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Diversity and Inclusion Guide for 2021

Diversity and Inclusion Guide for 2021

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As our society continues to expand and evolve, we are finding that prioritizing diversity and inclusion is increasingly becoming an issue of paramount importance. On a social and ethical level, it’s easy to see why such initiatives are essential to the well-being of our society. However, the unfortunate truth of the matter is that while many companies claim to support diversity and inclusion in the workplace, actual implementation of progressive policies and practices often misses the mark.

Take Google for instance. The company has recently undergone intense public scrutiny after Timnit Gebru, one of their lead AI ethicists, was fired for allegedly challenging the company’s commitment to diversity. When the company failed to take appropriate action regarding the issue, they were slammed with criticism and hit with a letter from their own research team demanding, among many things, Gebru’s reinstatement.

A commitment to diversity and inclusion doesn’t just end with releasing a public statement of support or offering a company-wide D&I workshop. In order to truly make a difference, companies will need to put their money where their mouth is and take true action in order to foster change.  

If you’re interested in learning more about diversity and inclusion in the workplace, as well as how you can make a difference in your own company, then this article is just for you.

Among US Employees and job seekers

The drawbacks of workplace homogeneity

There is an overabundance of research available which shows that failing to prioritize diversity and inclusion in the workplace has a negative impact on business. This impact influences everything from a company’s ability to effectively compete in the marketplace, to it’s ability to retain valuable employees and gain much-needed financial support from investors.


According to recent research from Harvard Business Review, there is “compelling evidence” which shows that diversity and inclusion are the keys to driving innovation and spurring market growth. On the other hand, a lack of diversity can not only stifle innovation, creativity,  and performance, it can also serve to unintentionally foster groupthink mentality.  

Management consultant company McKinsey recently released a Diversity Matters report in which they examined diversity in the workplace within 366 public companies across the globe. According to their research, racially and ethnically diverse companies are 35% more likely to outperform their less diverse counterparts.  The study also showed the impact of gender diversity in the workplace, stating that companies with greater gender diversity tended to outperform their competitors by as much as 15%. Furthermore, the study also found that diverse companies are better positioned by as much as 70% when it comes to capturing new markets.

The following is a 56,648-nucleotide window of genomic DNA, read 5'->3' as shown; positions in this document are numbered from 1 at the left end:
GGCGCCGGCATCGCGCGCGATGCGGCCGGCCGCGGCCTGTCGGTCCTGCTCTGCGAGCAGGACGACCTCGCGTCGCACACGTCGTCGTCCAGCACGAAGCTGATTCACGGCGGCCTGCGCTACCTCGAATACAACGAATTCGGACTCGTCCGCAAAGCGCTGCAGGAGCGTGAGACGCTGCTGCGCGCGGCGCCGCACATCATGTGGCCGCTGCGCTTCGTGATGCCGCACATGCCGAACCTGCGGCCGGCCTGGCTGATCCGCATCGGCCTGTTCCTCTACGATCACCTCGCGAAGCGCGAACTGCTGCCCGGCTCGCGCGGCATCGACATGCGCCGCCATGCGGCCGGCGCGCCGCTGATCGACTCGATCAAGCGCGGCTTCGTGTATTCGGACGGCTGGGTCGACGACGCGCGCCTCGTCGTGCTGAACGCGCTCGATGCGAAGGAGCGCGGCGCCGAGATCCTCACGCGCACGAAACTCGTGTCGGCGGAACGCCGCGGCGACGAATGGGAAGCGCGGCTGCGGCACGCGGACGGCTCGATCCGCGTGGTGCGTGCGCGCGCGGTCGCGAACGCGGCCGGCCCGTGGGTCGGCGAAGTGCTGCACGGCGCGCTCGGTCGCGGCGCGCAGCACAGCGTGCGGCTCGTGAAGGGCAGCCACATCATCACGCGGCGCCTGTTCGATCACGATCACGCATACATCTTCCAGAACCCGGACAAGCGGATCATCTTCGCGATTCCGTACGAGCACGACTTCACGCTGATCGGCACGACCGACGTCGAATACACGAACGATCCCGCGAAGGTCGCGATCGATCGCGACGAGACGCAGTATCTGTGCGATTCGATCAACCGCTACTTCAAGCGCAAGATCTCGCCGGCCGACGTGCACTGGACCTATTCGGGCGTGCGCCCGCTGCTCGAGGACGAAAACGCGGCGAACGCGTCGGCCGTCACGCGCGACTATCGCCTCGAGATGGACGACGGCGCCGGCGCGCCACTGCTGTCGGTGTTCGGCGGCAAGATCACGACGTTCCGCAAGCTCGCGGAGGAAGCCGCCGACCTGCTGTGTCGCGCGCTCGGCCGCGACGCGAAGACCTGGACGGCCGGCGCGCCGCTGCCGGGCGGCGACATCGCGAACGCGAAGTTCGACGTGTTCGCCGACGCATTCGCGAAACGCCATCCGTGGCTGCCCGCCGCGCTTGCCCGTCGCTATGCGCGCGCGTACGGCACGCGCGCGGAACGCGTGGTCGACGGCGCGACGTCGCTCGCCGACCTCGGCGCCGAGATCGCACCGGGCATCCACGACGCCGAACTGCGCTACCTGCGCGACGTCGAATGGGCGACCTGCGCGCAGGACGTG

Additionally, research conducted by Cloverpop, found that diverse teams are “87% more likely to make better decisions”. Specifically, teams which were gender diverse, geographically diverse, and contained “at least one age gap of more than 20 years” were found to be the most successful.

Recruitment, retention and well-being

In addition to performance, a company’s diversity can have a significant impact on employee retention rates, well-being, and its ability to effectively recruit valuable talent. According to a survey conducted by Glassdoor, approximately 76% of job seekers consider workplace diversity to be an “important factor” when it comes to choosing a company to work with. On a more granular level, approximately 80% of African-Americans, Hispanics, and LGBTQ individuals alike all reported that workplace diversity was important to them.

A more diverse workplace fosters a sense of inclusion, openness, greater mindfulness, and can help combat stigma and discrimination.  In the same report, nearly half of African-Americans and Hispanics reported quitting a job after being exposed to discrimination in the workplace.

Another study conducted by Culture Amp on gender diversity in the workplace suggested that women in general tend to feel excluded from decision making and less comfortable expressing their opinions than men. The study found that women were 13% less likely to feel that they could express their opinions without fear of negative consequences than men and 15% less likely than men to feel that their perspectives were included in decision making at their company.

Furthermore,  a 2015 survey conducted by the National Center for Transgender Equality found that 67% of trans individuals reported negative outcomes from asserting/acknowledging their identity within the workplace. These outcomes ranged from being denied promotions to being fired, forced to resign, or failing to get hired altogether. As a result, an astounding 77% reported taking steps to hide their identity, delay transition, or avoid emphasizing correct pronoun usage in order to avoid mistreatment.

These stats undoubtedly reflect the myriad of obstacles, concerns, and disadvantages associated with failing to produce a diverse and inclusive workplace environment.

Financial risks